U.S. Fish and Wildlife Service Proposes Rule to Remove Valley Elderberry Longhorn Beetle From List of Endangered and Threatened Wildlife

On Tuesday, October 2, 2012, the United States Fish and Wildlife Service (FWS) issued a proposed rule in the Federal Register that would remove the Valley Elderberry Longhorn Beetle from the list of species protected by the Endangered Species Act.

The Valley Elderberry Longhorn Beetle is endemic to California’s Central Valley. This subspecies is a wood borer that is dependent on its host plant, the elderberry.  When the beetle was first included on the list in 1980, it was only known to exist at three locations in Merced, Sacramento, and Yolo County. Currently, the beetle is known to exist in over twenty six places, including the San Joaquin and Sacramento Valleys from Shasta to Kern County. The beetle lives in elderberry bushes in riparian forest and in upland vegetation along river corridors in the Central Valley.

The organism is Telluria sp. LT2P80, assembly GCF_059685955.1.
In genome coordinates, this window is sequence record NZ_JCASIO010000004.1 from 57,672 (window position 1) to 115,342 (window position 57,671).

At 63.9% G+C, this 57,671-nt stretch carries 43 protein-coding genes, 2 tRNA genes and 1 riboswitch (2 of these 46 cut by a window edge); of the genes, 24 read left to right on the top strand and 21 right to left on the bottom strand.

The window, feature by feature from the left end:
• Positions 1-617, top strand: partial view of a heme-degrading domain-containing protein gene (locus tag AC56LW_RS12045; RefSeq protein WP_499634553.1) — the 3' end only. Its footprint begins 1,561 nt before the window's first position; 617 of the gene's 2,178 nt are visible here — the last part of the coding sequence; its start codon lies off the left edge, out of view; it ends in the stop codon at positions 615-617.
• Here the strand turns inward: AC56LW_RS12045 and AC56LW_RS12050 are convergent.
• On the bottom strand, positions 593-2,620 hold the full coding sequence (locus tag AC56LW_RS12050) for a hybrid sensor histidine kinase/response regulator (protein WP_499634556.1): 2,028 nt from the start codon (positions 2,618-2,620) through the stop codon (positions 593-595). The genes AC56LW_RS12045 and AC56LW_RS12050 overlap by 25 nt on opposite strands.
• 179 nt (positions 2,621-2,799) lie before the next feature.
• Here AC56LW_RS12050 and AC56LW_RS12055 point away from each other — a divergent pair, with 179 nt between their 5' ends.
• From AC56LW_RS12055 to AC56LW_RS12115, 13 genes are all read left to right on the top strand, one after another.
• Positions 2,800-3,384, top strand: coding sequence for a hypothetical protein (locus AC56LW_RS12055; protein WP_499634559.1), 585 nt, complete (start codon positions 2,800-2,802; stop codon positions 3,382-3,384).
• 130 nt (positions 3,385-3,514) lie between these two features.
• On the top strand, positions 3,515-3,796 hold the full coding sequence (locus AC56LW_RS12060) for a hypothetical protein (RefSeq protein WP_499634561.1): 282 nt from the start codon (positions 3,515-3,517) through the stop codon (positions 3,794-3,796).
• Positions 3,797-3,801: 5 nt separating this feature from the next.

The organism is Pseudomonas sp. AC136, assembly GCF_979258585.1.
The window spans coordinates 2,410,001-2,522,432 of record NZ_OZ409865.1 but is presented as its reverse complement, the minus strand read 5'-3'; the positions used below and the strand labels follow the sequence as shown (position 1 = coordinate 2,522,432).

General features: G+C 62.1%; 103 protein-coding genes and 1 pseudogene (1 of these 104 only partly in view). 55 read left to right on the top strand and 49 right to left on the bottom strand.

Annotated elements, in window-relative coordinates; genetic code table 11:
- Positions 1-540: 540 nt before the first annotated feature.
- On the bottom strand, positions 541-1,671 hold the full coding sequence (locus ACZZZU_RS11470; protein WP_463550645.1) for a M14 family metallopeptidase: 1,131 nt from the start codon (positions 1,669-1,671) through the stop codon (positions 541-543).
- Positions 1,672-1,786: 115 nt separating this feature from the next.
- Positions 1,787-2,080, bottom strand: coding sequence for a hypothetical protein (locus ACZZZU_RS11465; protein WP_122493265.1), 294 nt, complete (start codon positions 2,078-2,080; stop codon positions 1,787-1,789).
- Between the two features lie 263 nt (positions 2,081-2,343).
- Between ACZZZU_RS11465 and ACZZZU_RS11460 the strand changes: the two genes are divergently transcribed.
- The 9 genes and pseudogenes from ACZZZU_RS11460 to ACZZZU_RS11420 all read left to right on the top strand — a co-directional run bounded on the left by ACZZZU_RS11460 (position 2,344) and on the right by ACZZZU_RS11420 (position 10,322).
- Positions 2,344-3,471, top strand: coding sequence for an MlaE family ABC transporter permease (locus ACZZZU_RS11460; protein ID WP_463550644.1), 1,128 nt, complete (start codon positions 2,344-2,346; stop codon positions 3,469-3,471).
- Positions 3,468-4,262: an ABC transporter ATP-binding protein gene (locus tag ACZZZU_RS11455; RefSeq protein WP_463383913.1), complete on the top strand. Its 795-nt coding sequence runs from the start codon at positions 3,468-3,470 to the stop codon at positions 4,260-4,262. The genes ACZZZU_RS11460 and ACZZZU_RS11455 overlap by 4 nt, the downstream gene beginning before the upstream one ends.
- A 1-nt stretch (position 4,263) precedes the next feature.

In California, over 21,000 acres of land are designated as protected habitat for the Valley Elderberry Longhorn Beetle.

If the proposed rule is made final, it will both remove the beetle from the List of Endangered and Threatened Wildlife, and remove the designation of critical habitat for the subspecies.

The proposed rule has a sixty two day comment period which ends on December 3, 2012. The FWS will conduct a public hearing upon request, although no hearing is currently planned.

The proposed rule can be found in the Federal Register at: https://www.federalregister.gov/articles/2012/10/02/2012-23843/endangered-and-threatened-wildlife-and-plants-removal-of-the-valley-elderberry-longhorn-beetle-from#h-8

 (By Holly Roberson)